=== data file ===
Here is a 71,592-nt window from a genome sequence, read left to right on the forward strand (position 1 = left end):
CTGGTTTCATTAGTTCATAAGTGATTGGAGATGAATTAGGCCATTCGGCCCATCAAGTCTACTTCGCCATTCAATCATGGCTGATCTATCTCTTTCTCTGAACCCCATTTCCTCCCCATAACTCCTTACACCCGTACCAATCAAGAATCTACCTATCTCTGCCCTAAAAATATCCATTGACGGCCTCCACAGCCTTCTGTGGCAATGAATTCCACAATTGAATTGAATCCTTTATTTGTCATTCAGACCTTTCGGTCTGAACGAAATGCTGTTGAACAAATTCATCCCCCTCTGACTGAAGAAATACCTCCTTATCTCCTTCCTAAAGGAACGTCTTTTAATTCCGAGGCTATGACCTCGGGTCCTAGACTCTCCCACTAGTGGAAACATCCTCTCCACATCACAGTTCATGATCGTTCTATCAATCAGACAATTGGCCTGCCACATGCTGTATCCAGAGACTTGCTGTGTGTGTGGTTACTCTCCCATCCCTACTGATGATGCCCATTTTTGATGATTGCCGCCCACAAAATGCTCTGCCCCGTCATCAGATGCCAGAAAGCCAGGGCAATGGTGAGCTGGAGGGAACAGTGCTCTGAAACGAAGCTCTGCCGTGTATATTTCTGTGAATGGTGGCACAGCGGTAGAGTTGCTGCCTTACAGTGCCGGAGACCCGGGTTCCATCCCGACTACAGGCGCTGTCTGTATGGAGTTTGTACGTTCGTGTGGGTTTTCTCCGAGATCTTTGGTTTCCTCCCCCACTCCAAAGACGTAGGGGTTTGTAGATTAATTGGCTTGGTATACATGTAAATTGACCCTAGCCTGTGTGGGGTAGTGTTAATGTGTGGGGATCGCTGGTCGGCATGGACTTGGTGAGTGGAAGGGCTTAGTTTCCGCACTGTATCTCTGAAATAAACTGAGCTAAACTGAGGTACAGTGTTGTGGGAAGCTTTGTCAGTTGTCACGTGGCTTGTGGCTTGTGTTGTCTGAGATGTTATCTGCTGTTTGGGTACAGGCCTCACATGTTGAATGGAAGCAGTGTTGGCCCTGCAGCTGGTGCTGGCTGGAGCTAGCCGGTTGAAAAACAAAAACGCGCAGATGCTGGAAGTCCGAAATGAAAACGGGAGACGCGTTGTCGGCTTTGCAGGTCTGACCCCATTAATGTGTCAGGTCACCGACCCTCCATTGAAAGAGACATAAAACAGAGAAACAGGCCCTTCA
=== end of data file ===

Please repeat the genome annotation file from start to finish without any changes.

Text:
Here is a 71,592-nt window from a genome sequence, read left to right on the forward strand (position 1 = left end):
CTGGTTTCATTAGTTCATAAGTGATTGGAGATGAATTAGGCCATTCGGCCCATCAAGTCTACTTCGCCATTCAATCATGGCTGATCTATCTCTTTCTCTGAACCCCATTTCCTCCCCATAACTCCTTACACCCGTACCAATCAAGAATCTACCTATCTCTGCCCTAAAAATATCCATTGACGGCCTCCACAGCCTTCTGTGGCAATGAATTCCACAATTGAATTGAATCCTTTATTTGTCATTCAGACCTTTCGGTCTGAACGAAATGCTGTTGAACAAATTCATCCCCCTCTGACTGAAGAAATACCTCCTTATCTCCTTCCTAAAGGAACGTCTTTTAATTCCGAGGCTATGACCTCGGGTCCTAGACTCTCCCACTAGTGGAAACATCCTCTCCACATCACAGTTCATGATCGTTCTATCAATCAGACAATTGGCCTGCCACATGCTGTATCCAGAGACTTGCTGTGTGTGTGGTTACTCTCCCATCCCTACTGATGATGCCCATTTTTGATGATTGCCGCCCACAAAATGCTCTGCCCCGTCATCAGATGCCAGAAAGCCAGGGCAATGGTGAGCTGGAGGGAACAGTGCTCTGAAACGAAGCTCTGCCGTGTATATTTCTGTGAATGGTGGCACAGCGGTAGAGTTGCTGCCTTACAGTGCCGGAGACCCGGGTTCCATCCCGACTACAGGCGCTGTCTGTATGGAGTTTGTACGTTCGTGTGGGTTTTCTCCGAGATCTTTGGTTTCCTCCCCCACTCCAAAGACGTAGGGGTTTGTAGATTAATTGGCTTGGTATACATGTAAATTGACCCTAGCCTGTGTGGGGTAGTGTTAATGTGTGGGGATCGCTGGTCGGCATGGACTTGGTGAGTGGAAGGGCTTAGTTTCCGCACTGTATCTCTGAAATAAACTGAGCTAAACTGAGGTACAGTGTTGTGGGAAGCTTTGTCAGTTGTCACGTGGCTTGTGGCTTGTGTTGTCTGAGATGTTATCTGCTGTTTGGGTACAGGCCTCACATGTTGAATGGAAGCAGTGTTGGCCCTGCAGCTGGTGCTGGCTGGAGCTAGCCGGTTGAAAAACAAAAACGCGCAGATGCTGGAAGTCCGAAATGAAAACGGGAGACGCGTTGTCGGCTTTGCAGGTCTGACCCCATTAATGTGTCAGGTCACCGACCCTCCATTGAAAGAGACATAAAACAGAGAAACAGGCCCTTCA